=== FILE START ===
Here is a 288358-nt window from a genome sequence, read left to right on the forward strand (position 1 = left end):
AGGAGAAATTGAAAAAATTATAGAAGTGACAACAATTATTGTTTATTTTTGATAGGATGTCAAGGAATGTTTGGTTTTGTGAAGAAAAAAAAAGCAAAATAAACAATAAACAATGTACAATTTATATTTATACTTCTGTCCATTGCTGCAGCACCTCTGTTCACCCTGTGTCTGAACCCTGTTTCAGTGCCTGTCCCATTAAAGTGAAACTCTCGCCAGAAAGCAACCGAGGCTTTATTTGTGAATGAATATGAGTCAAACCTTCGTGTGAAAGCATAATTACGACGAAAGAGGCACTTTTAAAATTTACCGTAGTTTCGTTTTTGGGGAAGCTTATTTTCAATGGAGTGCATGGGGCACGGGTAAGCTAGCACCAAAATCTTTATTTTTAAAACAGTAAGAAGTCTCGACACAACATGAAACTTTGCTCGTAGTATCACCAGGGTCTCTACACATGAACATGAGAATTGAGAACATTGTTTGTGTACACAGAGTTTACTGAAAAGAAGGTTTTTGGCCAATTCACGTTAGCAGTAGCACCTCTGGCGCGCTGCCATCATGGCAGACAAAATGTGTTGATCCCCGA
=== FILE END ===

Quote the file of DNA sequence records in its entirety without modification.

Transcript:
Here is a 288358-nt window from a genome sequence, read left to right on the forward strand (position 1 = left end):
AGGAGAAATTGAAAAAATTATAGAAGTGACAACAATTATTGTTTATTTTTGATAGGATGTCAAGGAATGTTTGGTTTTGTGAAGAAAAAAAAAGCAAAATAAACAATAAACAATGTACAATTTATATTTATACTTCTGTCCATTGCTGCAGCACCTCTGTTCACCCTGTGTCTGAACCCTGTTTCAGTGCCTGTCCCATTAAAGTGAAACTCTCGCCAGAAAGCAACCGAGGCTTTATTTGTGAATGAATATGAGTCAAACCTTCGTGTGAAAGCATAATTACGACGAAAGAGGCACTTTTAAAATTTACCGTAGTTTCGTTTTTGGGGAAGCTTATTTTCAATGGAGTGCATGGGGCACGGGTAAGCTAGCACCAAAATCTTTATTTTTAAAACAGTAAGAAGTCTCGACACAACATGAAACTTTGCTCGTAGTATCACCAGGGTCTCTACACATGAACATGAGAATTGAGAACATTGTTTGTGTACACAGAGTTTACTGAAAAGAAGGTTTTTGGCCAATTCACGTTAGCAGTAGCACCTCTGGCGCGCTGCCATCATGGCAGACAAAATGTGTTGATCCCCGA